8 MARCH 2006
An address by the MW The Pro Grand Master the Most Hon the Marquess of Northampton, DL
I would like to say something about the proposal to create The Rulers’ Forum and why I believe such a body will have an important role to play in the future. When the old Board of General Purposes was transformed into the new much smaller one, it was thought advisable to create a General Council, under the chairmanship of the President of the Board, to retain that wealth of knowledge and experience which the former members had acquired over many years of service.
It did not succeed for a variety of reasons and is now a standing committee which has not met for some years. The Associated Masonic Provinces is a much older body, and although it has performed some useful functions for the Craft and has come up with many innovative ideas, it has struggled to be heard.
The Rulers’ Forum would, in effect, unite both the General Council and the Associated Masonic Provinces under the chairmanship of the Grand Master. Although it will have no powers, as such, it cannot fail to have considerable influence, comprising, as it will, the High Rulers, the President and Deputy President of the Board and the President of the Committee.
Of the remaining members, two-thirds will be elected to represent the Provinces and London, while one-third will be appointed by the Grand Master. Its role will be to debate some of the issues facing us at this time, and to encourage brethren with good ideas to air them in a spirit of fraternal co-operation. I am excited by the creation of such a representative body and hope its members will be enthusiastic and forward thinking with the best interests of the Craft at heart.
In fact, brethren, visiting Lodges in London, our Provinces and Districts over the past year I have begun to sense a new optimism among our members and this is reinforced by the figures [see p20].
We are continuing to lose members overall and Lodges will go on closing when their numbers make them untenable, but the number of Grand Lodge certificates we issue each year appears to be holding up. If we average out the drop in the number of initiates since the millennium, it is less than 1% a year. This surely means our efforts must be concentrated on retaining them, and to do that we must educate them into the meaning and relevance of Masonry in the 21st century.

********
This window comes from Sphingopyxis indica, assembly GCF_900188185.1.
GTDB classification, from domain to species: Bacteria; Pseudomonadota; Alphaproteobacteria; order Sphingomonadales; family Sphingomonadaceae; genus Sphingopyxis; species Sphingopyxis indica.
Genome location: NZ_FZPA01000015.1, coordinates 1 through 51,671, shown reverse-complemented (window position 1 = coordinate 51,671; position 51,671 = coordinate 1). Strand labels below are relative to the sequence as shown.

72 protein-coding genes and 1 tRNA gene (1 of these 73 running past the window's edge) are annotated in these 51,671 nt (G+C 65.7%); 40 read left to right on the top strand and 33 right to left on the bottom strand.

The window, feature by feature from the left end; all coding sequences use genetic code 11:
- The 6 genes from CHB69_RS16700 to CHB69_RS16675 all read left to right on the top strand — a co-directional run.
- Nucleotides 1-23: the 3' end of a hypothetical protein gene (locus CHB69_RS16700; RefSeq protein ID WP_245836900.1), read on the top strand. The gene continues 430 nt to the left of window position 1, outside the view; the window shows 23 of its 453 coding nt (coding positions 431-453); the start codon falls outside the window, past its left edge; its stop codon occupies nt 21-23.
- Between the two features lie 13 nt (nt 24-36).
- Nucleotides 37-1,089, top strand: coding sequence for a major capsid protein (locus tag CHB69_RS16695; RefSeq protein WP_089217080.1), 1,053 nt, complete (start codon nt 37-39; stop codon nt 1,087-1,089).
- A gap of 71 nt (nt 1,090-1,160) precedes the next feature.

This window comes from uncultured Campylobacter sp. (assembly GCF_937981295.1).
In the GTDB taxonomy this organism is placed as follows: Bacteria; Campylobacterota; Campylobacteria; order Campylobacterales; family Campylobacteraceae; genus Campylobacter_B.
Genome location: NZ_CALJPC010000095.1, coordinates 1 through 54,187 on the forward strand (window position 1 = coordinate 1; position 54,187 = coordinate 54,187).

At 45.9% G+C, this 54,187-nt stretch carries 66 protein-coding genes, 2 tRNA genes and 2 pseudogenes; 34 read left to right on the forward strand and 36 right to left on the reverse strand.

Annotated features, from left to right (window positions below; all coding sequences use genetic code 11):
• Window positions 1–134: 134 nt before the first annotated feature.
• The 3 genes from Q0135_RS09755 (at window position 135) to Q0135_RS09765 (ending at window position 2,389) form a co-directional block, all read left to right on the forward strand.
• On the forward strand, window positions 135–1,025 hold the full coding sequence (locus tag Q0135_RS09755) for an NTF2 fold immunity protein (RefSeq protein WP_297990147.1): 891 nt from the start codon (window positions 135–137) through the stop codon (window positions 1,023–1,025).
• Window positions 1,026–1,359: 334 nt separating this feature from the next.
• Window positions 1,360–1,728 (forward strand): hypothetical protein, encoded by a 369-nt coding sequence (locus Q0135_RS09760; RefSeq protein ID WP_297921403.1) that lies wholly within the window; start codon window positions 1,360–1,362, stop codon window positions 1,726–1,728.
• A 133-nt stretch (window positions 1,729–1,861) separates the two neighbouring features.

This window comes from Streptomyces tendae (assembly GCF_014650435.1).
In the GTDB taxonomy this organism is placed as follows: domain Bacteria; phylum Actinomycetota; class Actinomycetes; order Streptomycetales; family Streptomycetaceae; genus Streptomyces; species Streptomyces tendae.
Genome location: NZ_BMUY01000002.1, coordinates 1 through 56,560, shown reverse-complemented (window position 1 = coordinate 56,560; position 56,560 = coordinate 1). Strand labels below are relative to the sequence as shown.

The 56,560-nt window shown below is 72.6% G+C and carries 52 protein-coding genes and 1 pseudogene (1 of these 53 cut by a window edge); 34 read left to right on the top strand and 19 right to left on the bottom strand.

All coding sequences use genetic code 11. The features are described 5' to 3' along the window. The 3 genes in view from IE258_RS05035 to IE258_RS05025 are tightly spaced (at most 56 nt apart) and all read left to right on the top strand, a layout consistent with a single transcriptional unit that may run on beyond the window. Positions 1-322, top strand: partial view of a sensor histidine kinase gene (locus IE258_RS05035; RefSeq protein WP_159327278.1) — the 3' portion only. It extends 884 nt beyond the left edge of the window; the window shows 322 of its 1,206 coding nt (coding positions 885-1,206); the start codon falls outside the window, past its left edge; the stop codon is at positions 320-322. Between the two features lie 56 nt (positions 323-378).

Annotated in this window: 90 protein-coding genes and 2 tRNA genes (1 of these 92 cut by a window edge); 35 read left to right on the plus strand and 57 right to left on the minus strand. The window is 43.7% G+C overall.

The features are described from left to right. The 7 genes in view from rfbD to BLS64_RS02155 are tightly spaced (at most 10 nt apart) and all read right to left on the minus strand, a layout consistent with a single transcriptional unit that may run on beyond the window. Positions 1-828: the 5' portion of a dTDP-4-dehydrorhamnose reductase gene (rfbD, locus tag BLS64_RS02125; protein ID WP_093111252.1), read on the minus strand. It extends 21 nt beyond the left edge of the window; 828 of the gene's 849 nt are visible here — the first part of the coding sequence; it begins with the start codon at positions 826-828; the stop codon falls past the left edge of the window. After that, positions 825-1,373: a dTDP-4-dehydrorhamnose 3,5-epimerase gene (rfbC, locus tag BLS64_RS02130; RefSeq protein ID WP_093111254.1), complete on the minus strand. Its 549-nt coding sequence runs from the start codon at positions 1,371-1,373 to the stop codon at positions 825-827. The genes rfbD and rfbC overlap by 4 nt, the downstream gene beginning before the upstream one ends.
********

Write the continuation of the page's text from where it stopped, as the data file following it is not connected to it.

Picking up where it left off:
Brethren, as you will have read in the report of our last meeting, the Prestonian Lecture is entitled The Victoria Cross – Freemasons’ Band of Brothers and will be given by W Bro G S Angell. I would like also to commend to you the exhibition currently on view in the Library and Museum to mark the 150th anniversary of the institution of the Victoria Cross in 1856. The criterion for the reward is simple – conspicuous valour in the presence of the enemy – but its winners have been drawn from all sections of the armed forces, including some civilians under military command, and from all walks of life.
This exhibition is a tribute to those holders of the Victoria Cross who were also Freemasons and includes some of their stories. They amount to over 10% of all the awards ever won, which is a remarkable figure and one of which we can feel justifiably proud.
Pro Grand Master’s tribute to The Hon. Edward Latham Baillieu, Past Deputy Grand Master:
Brethren, many of you will be aware of the loss that has been suffered by the Craft by the death on 10 February of RW Bro. the Honourable Edward Latham Baillieu, Past Deputy Grand Master. I believe that a memorial service will be held in due course, but in the meantime I should like to say a few words in Grand Lodge now, so that those of us who knew him can be reminded of what sort of man – and Mason – he was, and those who did not may have some idea of what they have missed.
Bro. Baillieu, known to all his friends as ‘Ted’, was born in 1919 and was educated at Winchester and Oxford University, where his career was interrupted by the Second World War. He served in the Royal Horse Artillery and was invalided out after being wounded. In 1946 he was initiated into Empire Lodge No. 2108 in London and two years later was exalted into Empire Chapter.
Meanwhile, he was making his career in the City as a stockbroker. In 1962 he was appointed a Deputy Grand Director of Ceremonies and served in that capacity for three years under the late Brother Frank Douglas, whom he succeeded as Grand Director of Ceremonies in 1968. When he relinquished that office in 1976 he became Assistant Grand Master in succession to the present Lord Cornwallis, in this again following in Frank Douglas’s footsteps (though this time at one remove). When Lord Cornwallis became Pro Grand Master in 1982, Ted succeeded him as Deputy Grand Master (and Second Grand Principal), finally retiring in 1989.
Ted was a larger than life character with an imposing presence, forthright in expressing his opinions, but commanding great affection among many of those who worked with or for him. He was a most impressive Grand Director of Ceremonies, but was nonetheless modest enough to claim in later years that Bro. Alan Ferris, who succeeded him, was the true professional in that office.
As a Ruler of the Craft he had no need to grow into his office, for he already brought with him all the necessary characteristics. After his retirement he only rarely attended Masonic functions in London – the last one of any magnitude being the 275th anniversary of Grand Lodge at Earls Court in 1992. Increasing infirmity in his later years meant that we saw less and less of him.
He nonetheless retained a keen interest in the affairs of the Craft, which is left the poorer by his passing.